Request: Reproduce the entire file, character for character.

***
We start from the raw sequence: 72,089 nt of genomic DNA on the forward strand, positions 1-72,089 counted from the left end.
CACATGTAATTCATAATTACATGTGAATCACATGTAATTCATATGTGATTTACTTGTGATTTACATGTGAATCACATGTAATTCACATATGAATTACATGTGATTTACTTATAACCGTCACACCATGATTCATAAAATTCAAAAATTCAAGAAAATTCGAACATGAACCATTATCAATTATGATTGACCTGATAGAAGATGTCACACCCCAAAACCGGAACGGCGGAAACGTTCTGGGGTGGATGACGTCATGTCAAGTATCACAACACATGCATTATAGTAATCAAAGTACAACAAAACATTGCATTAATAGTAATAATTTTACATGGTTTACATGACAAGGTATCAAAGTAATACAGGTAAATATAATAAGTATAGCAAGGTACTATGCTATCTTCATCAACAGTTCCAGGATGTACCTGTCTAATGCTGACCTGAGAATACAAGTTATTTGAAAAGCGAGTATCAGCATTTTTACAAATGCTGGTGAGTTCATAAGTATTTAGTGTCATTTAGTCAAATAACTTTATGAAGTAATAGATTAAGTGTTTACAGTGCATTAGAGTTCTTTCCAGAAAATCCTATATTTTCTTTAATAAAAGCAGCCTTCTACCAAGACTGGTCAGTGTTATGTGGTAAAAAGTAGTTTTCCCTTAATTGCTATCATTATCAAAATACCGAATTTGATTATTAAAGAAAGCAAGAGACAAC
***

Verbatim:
We start from the raw sequence: 72,089 nt of genomic DNA on the forward strand, positions 1-72,089 counted from the left end.
CACATGTAATTCATAATTACATGTGAATCACATGTAATTCATATGTGATTTACTTGTGATTTACATGTGAATCACATGTAATTCACATATGAATTACATGTGATTTACTTATAACCGTCACACCATGATTCATAAAATTCAAAAATTCAAGAAAATTCGAACATGAACCATTATCAATTATGATTGACCTGATAGAAGATGTCACACCCCAAAACCGGAACGGCGGAAACGTTCTGGGGTGGATGACGTCATGTCAAGTATCACAACACATGCATTATAGTAATCAAAGTACAACAAAACATTGCATTAATAGTAATAATTTTACATGGTTTACATGACAAGGTATCAAAGTAATACAGGTAAATATAATAAGTATAGCAAGGTACTATGCTATCTTCATCAACAGTTCCAGGATGTACCTGTCTAATGCTGACCTGAGAATACAAGTTATTTGAAAAGCGAGTATCAGCATTTTTACAAATGCTGGTGAGTTCATAAGTATTTAGTGTCATTTAGTCAAATAACTTTATGAAGTAATAGATTAAGTGTTTACAGTGCATTAGAGTTCTTTCCAGAAAATCCTATATTTTCTTTAATAAAAGCAGCCTTCTACCAAGACTGGTCAGTGTTATGTGGTAAAAAGTAGTTTTCCCTTAATTGCTATCATTATCAAAATACCGAATTTGATTATTAAAGAAAGCAAGAGACAAC